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Come Alive.

April 9, 2014

This morning at the 16th and Mission Bart station, as I stood at the kiosk looking up how much a Bart ticket to SFO costs, I realized that the person singing with a basket out for money (there’s usually at least one at every station) at this station on this morning was actually really fucking good. The kind of soulful music and voice that could make even the coldest heart melt.

So in between figuring out which way to put my card in the machine, and how many times I should hit “Subtract $1” and “add $.05” to equal $8.60, I decided he was getting all my money.

About a month ago I collected the spare change that was piling up on my dresser, put it in a little sandwich bag and dropped it in my purse. My plan was to eventually hand it off to one of the people I encounter everyday in San Francisco who ask me for my spare change.

And sure enough, I came across plenty of people everyday who asked me if I had change to spare. But I was surprised to find myself not moved to give them anything except eye contact, a nod and a smile.

I couldn’t make sense of it at first but eventually I realized that my resistance to hand off this money wasn’t me being shy or greedy, it was me being choosy about the experiences I bring into my life. Clearly I hadn’t been inspired to have an experience with any of the San Franciscans I’d encounter thus far.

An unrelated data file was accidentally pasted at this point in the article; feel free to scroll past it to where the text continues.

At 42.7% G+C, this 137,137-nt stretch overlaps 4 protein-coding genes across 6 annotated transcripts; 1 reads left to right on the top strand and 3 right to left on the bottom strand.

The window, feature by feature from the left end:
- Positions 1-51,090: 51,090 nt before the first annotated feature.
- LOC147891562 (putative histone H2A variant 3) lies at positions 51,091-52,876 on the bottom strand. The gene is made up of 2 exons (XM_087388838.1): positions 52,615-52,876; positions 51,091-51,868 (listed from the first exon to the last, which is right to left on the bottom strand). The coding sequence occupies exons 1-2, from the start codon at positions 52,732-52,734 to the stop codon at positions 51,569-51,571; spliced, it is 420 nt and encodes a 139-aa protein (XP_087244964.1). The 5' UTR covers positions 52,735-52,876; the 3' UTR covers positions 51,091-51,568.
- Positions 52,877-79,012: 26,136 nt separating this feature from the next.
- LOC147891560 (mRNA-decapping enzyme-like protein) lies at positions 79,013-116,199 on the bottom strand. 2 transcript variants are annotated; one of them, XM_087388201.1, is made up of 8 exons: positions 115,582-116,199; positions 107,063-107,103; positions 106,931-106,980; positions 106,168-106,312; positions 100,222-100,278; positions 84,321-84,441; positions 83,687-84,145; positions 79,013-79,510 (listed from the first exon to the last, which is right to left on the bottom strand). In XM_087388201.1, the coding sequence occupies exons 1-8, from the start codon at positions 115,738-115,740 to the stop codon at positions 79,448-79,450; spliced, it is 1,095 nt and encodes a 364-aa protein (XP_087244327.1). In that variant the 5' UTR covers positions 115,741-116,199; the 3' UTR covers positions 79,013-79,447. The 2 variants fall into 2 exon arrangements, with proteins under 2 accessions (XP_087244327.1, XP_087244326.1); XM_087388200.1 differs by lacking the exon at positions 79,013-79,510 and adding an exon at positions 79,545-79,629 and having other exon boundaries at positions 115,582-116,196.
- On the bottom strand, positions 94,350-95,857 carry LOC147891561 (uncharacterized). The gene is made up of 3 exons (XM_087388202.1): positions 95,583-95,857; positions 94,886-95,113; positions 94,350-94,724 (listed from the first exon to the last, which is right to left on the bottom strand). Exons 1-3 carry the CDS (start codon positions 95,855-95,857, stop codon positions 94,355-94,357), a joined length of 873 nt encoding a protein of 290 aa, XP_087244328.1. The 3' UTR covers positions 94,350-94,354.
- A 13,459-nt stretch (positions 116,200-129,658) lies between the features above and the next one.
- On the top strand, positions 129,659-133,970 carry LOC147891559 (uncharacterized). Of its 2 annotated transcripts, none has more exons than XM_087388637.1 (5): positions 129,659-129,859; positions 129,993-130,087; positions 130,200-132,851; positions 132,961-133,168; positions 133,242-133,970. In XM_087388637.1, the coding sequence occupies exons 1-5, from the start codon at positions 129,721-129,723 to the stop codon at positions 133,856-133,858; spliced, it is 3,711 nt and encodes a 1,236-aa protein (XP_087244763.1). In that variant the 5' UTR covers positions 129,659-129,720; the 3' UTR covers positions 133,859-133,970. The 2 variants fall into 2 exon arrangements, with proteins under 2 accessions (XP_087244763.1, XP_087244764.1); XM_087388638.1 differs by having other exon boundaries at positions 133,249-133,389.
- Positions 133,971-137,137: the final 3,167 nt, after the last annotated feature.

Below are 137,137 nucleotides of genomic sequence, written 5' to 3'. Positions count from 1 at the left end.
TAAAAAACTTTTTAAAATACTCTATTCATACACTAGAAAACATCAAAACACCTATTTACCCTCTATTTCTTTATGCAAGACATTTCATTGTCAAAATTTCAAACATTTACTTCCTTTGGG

Until this morning.

That music. That guy. He stood tall by the escalator, in clothes that suggested he was neither homeless nor in-need, playing a guitar and singing a song that I’m fairly sure was an original (you know… because I’ve heard ALL the songs ever written).

The passion and love in his voice told me that he wasn’t singing for Bart this morning because he needed the money. This wasn’t his attempt to collect enough change for a McDonalds hamburger. He was singing in a dirty Bart terminal because he loves singing that much. He practiced and prepared for this performance. He lives for it.

He was singing a new song now, as I walked up and placed the little sandwich bag on top of quite a bit of $5’s and $1’s in his basket. We made eye contact, both smiling for each other and nodding in recognition of the transaction we were having.

I stood by him for an extra second as I reached into my bag one more time and pulled out a “be grateful” sticker. I held it up for him as he sung, so he could see what I was giving him. He smiled, closed his eyes and nodded “thank you” and as I bent down to add my sticker to the pile, I smiled, closed my eyes and nodded back to say “no, thank YOU.”

I turned to walk away and looked back one more time. I think I was maybe beaming this time, glowing from the inside out from that sweet experience I just had and when my eyes met his again, I saw that we both were.

I’m so grateful for the people who do the thing they love anywhere, everywhere and all the time.

“Don’t ask what the world needs. Find what makes you come alive and go do it. Because what the world needs is people who have come alive.” -Howard Thurman.

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